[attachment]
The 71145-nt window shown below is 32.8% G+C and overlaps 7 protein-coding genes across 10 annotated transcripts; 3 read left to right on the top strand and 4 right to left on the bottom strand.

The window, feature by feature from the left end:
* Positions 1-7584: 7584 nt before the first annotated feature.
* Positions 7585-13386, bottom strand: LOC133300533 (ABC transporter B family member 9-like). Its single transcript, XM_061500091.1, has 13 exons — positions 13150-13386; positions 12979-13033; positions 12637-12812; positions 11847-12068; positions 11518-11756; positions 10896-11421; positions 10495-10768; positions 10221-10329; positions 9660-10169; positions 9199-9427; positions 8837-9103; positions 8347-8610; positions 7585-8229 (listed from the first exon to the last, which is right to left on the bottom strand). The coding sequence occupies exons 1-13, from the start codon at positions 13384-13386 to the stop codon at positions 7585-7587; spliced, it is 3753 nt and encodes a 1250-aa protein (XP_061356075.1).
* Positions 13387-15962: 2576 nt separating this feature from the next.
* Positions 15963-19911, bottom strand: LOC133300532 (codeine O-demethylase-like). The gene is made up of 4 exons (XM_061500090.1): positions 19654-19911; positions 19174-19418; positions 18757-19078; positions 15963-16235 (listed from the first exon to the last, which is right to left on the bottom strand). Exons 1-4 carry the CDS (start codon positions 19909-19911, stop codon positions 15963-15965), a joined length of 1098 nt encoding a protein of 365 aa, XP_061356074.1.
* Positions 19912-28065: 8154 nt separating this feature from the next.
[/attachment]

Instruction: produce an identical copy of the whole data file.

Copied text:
The 71145-nt window shown below is 32.8% G+C and overlaps 7 protein-coding genes across 10 annotated transcripts; 3 read left to right on the top strand and 4 right to left on the bottom strand.

The window, feature by feature from the left end:
* Positions 1-7584: 7584 nt before the first annotated feature.
* Positions 7585-13386, bottom strand: LOC133300533 (ABC transporter B family member 9-like). Its single transcript, XM_061500091.1, has 13 exons — positions 13150-13386; positions 12979-13033; positions 12637-12812; positions 11847-12068; positions 11518-11756; positions 10896-11421; positions 10495-10768; positions 10221-10329; positions 9660-10169; positions 9199-9427; positions 8837-9103; positions 8347-8610; positions 7585-8229 (listed from the first exon to the last, which is right to left on the bottom strand). The coding sequence occupies exons 1-13, from the start codon at positions 13384-13386 to the stop codon at positions 7585-7587; spliced, it is 3753 nt and encodes a 1250-aa protein (XP_061356075.1).
* Positions 13387-15962: 2576 nt separating this feature from the next.
* Positions 15963-19911, bottom strand: LOC133300532 (codeine O-demethylase-like). The gene is made up of 4 exons (XM_061500090.1): positions 19654-19911; positions 19174-19418; positions 18757-19078; positions 15963-16235 (listed from the first exon to the last, which is right to left on the bottom strand). Exons 1-4 carry the CDS (start codon positions 19909-19911, stop codon positions 15963-15965), a joined length of 1098 nt encoding a protein of 365 aa, XP_061356074.1.
* Positions 19912-28065: 8154 nt separating this feature from the next.